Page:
Genome compaction and stability in microsporidian intracellular parasites

Curr Biol. 2004 May 25;14(10):891-6. doi: 10.1016/j.cub.2004.04.041.


Microsporidian genomes are extraordinary among eukaryotes for their extreme reduction: although they are similar in form to other eukaryotic genomes, they are typically smaller than many prokaryotic genomes. At the same time, their rates of sequence evolution are among the highest for eukaryotic organisms. To explore the effects of compaction on nuclear genome evolution, we sequenced 685,000 bp of the Antonospora locustae genome (formerly Nosema locustae) and compared its organization with the recently completed genome of the human parasite Encephalitozoon cuniculi. Despite being very distantly related, the genomes of these two microsporidian species have retained an unexpected degree of synteny: 13% of genes are in the same context, and 30% of the genes were separated by a small number of short rearrangements. Microsporidian genomes are, therefore, paradoxically composed of rapidly evolving sequences harbored within a slowly evolving genome, although these two processes are sometimes considered to be coupled. Microsporidian genomes show that eukaryotic genomes (like genes) do not evolve in a clock-like fashion, and genome stability may result from compaction in addition to a lack of recombination, as has been traditionally thought to occur in bacterial and organelle genomes.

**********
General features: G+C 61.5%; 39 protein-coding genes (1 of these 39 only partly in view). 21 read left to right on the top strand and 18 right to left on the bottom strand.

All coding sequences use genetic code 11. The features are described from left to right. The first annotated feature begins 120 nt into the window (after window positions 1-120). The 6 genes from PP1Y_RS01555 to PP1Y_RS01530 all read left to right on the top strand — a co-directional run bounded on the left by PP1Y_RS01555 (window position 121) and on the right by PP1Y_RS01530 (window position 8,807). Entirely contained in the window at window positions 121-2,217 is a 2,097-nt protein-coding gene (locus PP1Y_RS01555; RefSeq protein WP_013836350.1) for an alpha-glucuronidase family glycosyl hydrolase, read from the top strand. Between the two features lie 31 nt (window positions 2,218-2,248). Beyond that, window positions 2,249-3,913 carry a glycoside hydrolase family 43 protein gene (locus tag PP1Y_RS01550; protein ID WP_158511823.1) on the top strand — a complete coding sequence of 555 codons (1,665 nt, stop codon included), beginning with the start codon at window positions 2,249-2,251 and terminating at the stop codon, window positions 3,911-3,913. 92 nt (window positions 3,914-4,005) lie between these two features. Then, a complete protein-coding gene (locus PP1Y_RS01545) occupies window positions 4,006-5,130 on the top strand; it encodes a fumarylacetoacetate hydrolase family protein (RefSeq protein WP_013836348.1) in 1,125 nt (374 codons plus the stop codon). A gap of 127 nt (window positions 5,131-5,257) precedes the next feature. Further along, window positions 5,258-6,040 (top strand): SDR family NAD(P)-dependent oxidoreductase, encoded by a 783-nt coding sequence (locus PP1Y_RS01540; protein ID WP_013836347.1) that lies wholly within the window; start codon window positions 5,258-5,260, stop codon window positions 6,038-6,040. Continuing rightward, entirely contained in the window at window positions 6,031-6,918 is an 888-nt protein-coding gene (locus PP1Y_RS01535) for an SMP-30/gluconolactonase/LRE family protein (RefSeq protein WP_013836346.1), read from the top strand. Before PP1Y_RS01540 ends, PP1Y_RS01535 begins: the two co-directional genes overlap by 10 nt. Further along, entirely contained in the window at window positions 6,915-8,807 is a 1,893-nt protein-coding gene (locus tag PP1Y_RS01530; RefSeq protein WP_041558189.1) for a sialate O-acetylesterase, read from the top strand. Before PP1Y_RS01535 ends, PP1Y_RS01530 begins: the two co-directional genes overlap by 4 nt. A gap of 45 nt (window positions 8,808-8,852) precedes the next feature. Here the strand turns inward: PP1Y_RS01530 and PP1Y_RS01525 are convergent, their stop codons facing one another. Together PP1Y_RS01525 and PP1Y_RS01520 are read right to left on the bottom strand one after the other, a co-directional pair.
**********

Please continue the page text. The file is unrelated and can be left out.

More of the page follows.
PMID:15186746 | DOI:10.1016/j.cub.2004.04.041